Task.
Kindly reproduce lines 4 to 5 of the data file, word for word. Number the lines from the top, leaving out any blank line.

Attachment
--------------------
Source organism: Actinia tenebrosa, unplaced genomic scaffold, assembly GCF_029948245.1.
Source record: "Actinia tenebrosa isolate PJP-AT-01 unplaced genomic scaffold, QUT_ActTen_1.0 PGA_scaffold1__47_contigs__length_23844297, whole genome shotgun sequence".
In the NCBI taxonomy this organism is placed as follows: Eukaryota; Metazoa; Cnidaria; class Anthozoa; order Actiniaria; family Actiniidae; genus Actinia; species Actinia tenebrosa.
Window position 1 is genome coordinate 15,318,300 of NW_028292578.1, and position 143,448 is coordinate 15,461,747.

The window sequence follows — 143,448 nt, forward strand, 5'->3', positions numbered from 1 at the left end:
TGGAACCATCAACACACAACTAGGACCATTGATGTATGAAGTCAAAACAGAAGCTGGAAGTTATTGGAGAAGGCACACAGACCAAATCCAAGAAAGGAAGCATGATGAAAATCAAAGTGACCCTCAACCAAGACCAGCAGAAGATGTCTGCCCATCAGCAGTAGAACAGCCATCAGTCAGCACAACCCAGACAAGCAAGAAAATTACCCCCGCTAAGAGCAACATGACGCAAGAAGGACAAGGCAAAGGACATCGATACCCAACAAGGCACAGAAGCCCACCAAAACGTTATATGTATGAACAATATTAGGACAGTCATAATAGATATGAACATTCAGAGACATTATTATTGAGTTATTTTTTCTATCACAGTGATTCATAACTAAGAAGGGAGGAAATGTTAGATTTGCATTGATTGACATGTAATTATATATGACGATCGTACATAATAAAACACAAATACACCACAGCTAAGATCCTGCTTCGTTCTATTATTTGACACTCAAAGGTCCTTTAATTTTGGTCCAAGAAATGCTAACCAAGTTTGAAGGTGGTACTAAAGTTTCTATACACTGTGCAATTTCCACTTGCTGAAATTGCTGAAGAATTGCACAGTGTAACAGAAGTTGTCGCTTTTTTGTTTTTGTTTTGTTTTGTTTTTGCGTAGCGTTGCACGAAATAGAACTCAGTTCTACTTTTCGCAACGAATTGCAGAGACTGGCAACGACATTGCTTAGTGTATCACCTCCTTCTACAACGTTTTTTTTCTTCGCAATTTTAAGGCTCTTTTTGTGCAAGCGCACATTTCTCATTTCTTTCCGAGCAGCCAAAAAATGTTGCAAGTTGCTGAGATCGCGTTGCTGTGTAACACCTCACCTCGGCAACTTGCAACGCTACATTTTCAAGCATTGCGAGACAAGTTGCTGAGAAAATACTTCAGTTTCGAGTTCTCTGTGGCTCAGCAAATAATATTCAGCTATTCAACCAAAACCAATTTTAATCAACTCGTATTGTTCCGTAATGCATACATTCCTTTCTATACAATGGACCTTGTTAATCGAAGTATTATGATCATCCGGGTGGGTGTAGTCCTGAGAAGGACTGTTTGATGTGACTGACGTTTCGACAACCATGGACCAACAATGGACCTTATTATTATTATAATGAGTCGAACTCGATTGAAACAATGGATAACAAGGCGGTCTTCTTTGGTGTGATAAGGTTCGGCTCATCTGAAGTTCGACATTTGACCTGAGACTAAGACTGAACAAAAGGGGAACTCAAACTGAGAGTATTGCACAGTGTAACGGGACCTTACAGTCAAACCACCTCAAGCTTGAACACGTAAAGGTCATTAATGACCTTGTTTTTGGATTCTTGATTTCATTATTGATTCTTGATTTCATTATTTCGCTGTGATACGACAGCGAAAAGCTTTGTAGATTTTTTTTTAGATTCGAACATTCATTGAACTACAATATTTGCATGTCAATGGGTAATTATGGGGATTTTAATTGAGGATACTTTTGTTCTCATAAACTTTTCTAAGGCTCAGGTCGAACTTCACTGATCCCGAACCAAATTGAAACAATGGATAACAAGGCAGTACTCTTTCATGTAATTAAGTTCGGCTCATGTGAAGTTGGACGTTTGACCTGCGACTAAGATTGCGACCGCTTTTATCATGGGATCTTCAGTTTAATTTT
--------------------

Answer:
Window position 1 is genome coordinate 15,318,300 of NW_028292578.1, and position 143,448 is coordinate 15,461,747.

The window sequence follows — 143,448 nt, forward strand, 5'->3', positions numbered from 1 at the left end: